School's out for summer! Well, actually only until June 8, when we'll be back for the ever-so-popular summer session. Except of course, for those of us going on exciting vacations (like Ellen) or engulfed in busy season at work (like Steve).
But we know why you're really here today. It's to see some "bad art." As you recall, we were all supposed to consciously paint a bad painting. Most of us chose to do portraits, figuring that would be easy to mess up. Some of us (Greeta, Mark, Tony and Alan) got a head start by using bad paper—or even the cardboard from the back of the pad. We tried all kinds of tricks—Elaine T painted with her left hand, Sara worked quickly and without enough paint, Ken used clashing colors and Elaine O tried a plethora of new tools and materials.
Still, as you might have guessed, we all failed! None of the "bad art" was truly bad enough. Everyone liked some or all of each of the paintings. For many of us, it was freeing to not be invested in the outcome and we got some very good results. And we all learned a valuable lesson—it's not easy to deliberately make bad art! You'll see what we mean below as we begin with what some of our artists think is the "bad" stuff (don't worry, we'll alert you when we move to good art). And we start with three life paintings of our own teacher wearing an actual work of art—a Koos dress!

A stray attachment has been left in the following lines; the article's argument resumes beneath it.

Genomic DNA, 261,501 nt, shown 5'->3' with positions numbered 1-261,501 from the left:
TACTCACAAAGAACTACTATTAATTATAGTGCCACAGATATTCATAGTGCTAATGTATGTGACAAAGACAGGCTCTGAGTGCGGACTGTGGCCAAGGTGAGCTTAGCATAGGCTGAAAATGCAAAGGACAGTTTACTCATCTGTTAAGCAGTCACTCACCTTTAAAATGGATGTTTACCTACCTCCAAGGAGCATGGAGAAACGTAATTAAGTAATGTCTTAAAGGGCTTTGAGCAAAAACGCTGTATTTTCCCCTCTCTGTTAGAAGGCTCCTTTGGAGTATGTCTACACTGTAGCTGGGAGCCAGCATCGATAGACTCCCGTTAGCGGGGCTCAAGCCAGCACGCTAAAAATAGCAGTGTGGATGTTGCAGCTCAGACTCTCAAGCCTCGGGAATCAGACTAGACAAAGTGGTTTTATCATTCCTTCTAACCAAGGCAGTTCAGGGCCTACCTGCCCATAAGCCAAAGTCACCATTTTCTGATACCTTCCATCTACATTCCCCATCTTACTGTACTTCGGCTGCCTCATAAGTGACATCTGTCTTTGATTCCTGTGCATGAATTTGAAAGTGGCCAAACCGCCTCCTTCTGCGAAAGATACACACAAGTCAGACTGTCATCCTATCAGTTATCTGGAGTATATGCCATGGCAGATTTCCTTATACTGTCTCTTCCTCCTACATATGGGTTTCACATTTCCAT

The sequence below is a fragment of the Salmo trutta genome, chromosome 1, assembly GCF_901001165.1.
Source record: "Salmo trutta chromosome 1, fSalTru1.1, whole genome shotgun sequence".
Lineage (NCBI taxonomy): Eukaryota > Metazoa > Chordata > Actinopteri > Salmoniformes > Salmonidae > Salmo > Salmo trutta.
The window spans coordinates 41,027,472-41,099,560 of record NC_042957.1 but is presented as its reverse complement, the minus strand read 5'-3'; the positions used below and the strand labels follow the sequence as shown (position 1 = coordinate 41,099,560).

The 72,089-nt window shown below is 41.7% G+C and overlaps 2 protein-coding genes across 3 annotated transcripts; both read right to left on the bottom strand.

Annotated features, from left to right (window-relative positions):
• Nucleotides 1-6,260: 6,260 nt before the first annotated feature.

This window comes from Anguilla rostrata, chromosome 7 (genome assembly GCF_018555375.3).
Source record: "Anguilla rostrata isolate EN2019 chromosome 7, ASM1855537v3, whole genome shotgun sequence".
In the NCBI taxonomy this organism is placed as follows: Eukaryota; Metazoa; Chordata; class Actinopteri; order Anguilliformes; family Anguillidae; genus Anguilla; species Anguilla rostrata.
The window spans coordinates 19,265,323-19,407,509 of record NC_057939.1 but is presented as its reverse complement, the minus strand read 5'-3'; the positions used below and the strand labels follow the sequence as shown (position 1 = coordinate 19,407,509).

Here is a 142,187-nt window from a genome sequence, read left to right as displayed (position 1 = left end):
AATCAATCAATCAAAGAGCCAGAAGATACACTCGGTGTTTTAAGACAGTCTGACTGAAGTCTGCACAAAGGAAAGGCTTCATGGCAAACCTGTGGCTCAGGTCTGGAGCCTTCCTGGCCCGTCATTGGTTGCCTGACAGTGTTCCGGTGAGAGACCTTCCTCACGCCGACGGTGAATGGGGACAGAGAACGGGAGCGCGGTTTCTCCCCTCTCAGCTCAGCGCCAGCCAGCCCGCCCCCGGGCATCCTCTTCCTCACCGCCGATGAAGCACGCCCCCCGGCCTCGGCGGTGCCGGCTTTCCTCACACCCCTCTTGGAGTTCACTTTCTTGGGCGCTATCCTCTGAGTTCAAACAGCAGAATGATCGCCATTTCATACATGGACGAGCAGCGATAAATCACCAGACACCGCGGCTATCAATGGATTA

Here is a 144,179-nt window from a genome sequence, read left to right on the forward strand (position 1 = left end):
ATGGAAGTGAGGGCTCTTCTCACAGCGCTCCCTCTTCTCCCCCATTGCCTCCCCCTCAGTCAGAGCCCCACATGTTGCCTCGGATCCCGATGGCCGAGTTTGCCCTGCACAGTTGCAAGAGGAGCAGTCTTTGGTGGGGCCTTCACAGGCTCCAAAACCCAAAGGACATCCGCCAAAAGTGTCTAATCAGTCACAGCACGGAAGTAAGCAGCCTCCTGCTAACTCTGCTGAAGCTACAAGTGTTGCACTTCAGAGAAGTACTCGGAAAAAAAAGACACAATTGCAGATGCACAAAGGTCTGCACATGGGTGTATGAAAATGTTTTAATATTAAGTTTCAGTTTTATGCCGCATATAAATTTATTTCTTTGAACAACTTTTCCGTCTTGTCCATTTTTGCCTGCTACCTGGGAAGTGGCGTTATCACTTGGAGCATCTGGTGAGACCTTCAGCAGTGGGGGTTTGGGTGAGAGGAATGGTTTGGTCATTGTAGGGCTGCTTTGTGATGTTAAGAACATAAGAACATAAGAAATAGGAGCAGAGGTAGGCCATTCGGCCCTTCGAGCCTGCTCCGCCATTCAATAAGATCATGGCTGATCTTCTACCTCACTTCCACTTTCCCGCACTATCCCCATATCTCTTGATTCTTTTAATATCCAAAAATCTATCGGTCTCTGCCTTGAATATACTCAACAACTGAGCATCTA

And now we move on to the good stuff. (We felt compelled to tell you since the ones above aren't bad at all, are they?) But here's where we really tried. We begin with a good cat (in every sense of the word). We see Ken entering a new phase—watch for the Rothko series!—and continue through vodka, vacations and vegetation before moving on to lots of wonderful people and finishing with an unfinished sketch by Mark.
One final lesson can be learned from Susan's definition of a bad painting: It may look okay, but if it doesn't capture the artist's vision or feeling, it's a bad painting.
See you on June 8. Meanwhile, happy painting!